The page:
Though the shortest month of the year has no big surprises in store, the planets closest to Earth begin to rear their heads again. Observe them now and then watch how they evolve as the seasons go by. You can enjoy the show under the kind of crystal-clear sky that only winter provides.
Venus makes a quiet comeback
Invisible since early December, Venus slowly pulls away from the luminous Sun and gradually becomes the Evening Star. Still, the planet is hard to make out in the glow of twilight, especially in early February. Your best bet is to find an unobstructed west-southwest horizon and look for a tiny bright dot appearing 20 to 30 minutes after sunset. You must act fast because Venus quickly dips below the horizon. A good reference point on the 16th is a thin crescent Moon lying less than 2 degrees above Venus low on the horizon. Day by day, the challenge becomes easier as our neighbour rises higher and higher in the evening sky. The planet continues its ascension till the second half of May.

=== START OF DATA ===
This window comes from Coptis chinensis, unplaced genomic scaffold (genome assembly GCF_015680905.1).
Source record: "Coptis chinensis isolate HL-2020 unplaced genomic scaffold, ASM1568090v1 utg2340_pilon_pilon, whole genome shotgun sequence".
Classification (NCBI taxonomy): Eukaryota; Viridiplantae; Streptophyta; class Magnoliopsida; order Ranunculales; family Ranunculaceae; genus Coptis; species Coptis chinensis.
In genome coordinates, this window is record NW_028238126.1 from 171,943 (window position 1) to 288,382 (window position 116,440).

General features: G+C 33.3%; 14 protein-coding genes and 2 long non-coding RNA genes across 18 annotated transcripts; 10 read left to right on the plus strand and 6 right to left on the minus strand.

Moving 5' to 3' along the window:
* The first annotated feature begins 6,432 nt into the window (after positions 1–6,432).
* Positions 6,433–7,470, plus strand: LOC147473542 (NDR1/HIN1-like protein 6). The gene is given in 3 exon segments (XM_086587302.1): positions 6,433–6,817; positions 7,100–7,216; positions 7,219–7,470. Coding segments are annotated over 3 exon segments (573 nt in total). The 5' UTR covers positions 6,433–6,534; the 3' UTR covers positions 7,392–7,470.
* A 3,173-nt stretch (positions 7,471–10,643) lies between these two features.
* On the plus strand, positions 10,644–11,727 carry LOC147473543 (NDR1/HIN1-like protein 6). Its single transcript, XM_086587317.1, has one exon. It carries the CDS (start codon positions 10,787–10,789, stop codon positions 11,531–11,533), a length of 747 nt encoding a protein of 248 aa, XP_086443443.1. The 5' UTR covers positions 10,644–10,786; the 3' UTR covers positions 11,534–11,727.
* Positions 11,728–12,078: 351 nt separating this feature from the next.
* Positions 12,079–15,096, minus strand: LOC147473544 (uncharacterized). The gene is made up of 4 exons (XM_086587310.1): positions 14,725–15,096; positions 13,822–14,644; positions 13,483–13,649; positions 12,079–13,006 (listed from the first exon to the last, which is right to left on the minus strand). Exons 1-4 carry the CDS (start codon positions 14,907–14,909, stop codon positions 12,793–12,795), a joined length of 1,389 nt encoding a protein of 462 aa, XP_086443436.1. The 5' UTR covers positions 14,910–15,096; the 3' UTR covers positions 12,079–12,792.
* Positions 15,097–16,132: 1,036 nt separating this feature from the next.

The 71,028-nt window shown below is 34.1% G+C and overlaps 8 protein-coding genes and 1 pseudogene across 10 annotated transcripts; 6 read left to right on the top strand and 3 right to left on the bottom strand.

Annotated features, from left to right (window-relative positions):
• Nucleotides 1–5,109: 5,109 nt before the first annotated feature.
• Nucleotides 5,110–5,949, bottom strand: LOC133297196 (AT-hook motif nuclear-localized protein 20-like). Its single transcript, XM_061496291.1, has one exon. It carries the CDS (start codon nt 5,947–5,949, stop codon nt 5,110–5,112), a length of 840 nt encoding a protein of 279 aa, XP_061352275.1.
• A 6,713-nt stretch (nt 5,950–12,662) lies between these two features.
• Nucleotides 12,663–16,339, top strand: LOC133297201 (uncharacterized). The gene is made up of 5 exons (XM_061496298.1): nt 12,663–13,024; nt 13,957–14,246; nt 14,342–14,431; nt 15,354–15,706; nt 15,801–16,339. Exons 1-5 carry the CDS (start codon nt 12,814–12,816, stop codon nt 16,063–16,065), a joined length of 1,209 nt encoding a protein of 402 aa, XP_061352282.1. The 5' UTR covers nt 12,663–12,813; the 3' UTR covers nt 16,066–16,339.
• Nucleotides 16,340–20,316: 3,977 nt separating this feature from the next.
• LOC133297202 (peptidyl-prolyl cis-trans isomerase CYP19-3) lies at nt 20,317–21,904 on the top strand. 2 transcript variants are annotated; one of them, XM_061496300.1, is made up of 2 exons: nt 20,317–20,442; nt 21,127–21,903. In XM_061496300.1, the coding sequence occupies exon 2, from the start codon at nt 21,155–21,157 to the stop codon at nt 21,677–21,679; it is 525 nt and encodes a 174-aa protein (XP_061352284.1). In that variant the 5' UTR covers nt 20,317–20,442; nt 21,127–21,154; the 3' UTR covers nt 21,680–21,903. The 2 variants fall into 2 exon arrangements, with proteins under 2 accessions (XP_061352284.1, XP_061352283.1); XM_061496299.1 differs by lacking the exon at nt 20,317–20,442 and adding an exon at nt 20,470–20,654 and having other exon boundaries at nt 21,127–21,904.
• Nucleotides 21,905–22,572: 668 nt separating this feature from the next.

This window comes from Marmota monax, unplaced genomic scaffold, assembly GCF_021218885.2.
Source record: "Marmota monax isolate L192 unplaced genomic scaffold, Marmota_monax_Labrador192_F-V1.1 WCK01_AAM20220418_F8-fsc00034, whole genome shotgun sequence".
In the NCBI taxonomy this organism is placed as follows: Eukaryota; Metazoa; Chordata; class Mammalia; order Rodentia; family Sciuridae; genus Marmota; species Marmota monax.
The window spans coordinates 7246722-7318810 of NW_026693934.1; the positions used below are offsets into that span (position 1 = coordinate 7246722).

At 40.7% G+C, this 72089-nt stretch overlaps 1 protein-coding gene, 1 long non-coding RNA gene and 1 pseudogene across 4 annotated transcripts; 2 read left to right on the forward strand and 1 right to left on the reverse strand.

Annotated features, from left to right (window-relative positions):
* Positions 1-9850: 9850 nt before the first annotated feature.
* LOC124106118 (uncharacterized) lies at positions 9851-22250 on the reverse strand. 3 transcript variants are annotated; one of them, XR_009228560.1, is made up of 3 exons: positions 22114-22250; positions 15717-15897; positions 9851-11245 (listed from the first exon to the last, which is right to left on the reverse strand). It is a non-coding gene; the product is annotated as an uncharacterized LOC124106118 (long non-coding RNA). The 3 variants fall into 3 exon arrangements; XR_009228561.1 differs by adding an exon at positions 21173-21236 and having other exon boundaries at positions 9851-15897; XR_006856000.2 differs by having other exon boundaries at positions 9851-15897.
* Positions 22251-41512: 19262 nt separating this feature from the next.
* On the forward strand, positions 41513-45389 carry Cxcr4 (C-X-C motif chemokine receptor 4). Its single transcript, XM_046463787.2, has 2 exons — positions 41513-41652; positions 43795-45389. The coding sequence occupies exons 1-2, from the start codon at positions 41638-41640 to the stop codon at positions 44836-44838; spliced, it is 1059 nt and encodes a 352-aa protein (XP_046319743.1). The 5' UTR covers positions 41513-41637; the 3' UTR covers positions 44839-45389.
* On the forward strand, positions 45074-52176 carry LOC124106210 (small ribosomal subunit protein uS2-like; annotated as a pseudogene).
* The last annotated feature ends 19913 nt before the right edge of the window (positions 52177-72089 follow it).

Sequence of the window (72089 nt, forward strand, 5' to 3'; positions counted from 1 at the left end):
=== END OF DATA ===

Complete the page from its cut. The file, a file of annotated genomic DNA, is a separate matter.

A red planet in the morning sky
Early birds will prefer to admire the return of Mars, which moves leisurely toward its opposition on July 27. Until then, Earth gradually catches up to the red planet on its orbit, reducing the distance separating the two. Mars’s diameter grows, and its glow finally begins to stand out above the south-southeast horizon around 4 a.m. The small red dot approaches the claws of Scorpius in early February and even passes less than 6 degrees north of the red supergiant star Antares from the 7th to the 16th. This is the perfect time to compare the colour and glow of the two bodies. Antares, after all, is the “rival of Ares,” the Greek god whose Roman equivalent is Mars. This early-morning scene gets even better on the 9th when a thin crescent Moon lies 4 degrees above the red planet. Thereafter, Mars strays into Ophiuchus and far outshines all the neighbouring stars.
Jupiter already rules the roost
In the second half of the night, once the winter constellations set and Sirius vanishes, Jupiter becomes the brightest object in the sky. Glowing a beautiful yellow-white, the planet lies about 10 degrees in front of the claws of Scorpius and forms with Arcturus and Spica a vast triangle easily observable even in the city. The biggest planet in the solar system also forms a subtler triangle with the two brightest stars in the constellation Libra, where Jupiter reigns throughout 2018. Incidentally, the common names of these two stars—Zubenelgenubi and Zubeneschamali—are the longest of any stars. Biggest, brightest, longest: what a superlative encounter! The Moon also occasionally visits Jupiter, notably on the 8th when the third quarter creates another triangle, this time with Mars.